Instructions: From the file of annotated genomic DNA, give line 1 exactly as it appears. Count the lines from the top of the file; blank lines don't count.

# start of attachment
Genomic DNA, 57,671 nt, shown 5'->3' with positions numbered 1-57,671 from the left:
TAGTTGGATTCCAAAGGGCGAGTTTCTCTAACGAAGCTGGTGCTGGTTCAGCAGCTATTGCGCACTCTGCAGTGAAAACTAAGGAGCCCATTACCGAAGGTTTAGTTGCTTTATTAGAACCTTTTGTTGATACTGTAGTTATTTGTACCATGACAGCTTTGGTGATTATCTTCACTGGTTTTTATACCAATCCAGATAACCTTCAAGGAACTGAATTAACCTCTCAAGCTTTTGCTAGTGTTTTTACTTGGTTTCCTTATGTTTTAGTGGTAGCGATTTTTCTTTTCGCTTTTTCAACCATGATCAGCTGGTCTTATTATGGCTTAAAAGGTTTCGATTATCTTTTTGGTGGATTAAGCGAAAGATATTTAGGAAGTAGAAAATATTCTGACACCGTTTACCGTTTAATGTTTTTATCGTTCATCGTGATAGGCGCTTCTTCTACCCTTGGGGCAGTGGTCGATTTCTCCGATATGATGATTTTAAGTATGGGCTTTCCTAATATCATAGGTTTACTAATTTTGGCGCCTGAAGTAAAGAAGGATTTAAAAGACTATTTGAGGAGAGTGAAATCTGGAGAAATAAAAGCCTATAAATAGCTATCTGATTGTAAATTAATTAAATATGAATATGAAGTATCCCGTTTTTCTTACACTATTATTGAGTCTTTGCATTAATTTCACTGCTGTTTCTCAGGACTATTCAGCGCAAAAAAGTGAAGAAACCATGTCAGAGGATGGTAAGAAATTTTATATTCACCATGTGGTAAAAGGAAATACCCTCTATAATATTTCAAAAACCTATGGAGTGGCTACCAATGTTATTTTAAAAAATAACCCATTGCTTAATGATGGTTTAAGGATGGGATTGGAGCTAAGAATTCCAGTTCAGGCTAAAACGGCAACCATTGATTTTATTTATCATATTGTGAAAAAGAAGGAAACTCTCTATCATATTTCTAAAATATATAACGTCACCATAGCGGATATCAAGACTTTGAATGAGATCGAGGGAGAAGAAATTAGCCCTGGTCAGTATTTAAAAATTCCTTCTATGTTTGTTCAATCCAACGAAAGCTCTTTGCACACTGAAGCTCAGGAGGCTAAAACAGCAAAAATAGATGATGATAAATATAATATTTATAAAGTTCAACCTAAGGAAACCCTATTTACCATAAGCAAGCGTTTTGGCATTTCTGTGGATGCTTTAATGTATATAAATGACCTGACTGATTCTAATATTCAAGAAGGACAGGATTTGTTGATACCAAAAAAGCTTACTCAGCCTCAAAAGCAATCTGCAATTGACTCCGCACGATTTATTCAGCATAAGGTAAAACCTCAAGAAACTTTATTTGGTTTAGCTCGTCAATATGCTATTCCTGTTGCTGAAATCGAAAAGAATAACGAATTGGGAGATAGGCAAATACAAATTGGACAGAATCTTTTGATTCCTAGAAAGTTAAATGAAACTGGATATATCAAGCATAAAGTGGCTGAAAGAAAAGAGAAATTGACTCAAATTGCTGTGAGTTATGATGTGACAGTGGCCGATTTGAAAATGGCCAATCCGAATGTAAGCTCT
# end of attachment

Genomic DNA, 57,671 nt, shown 5'->3' with positions numbered 1-57,671 from the left: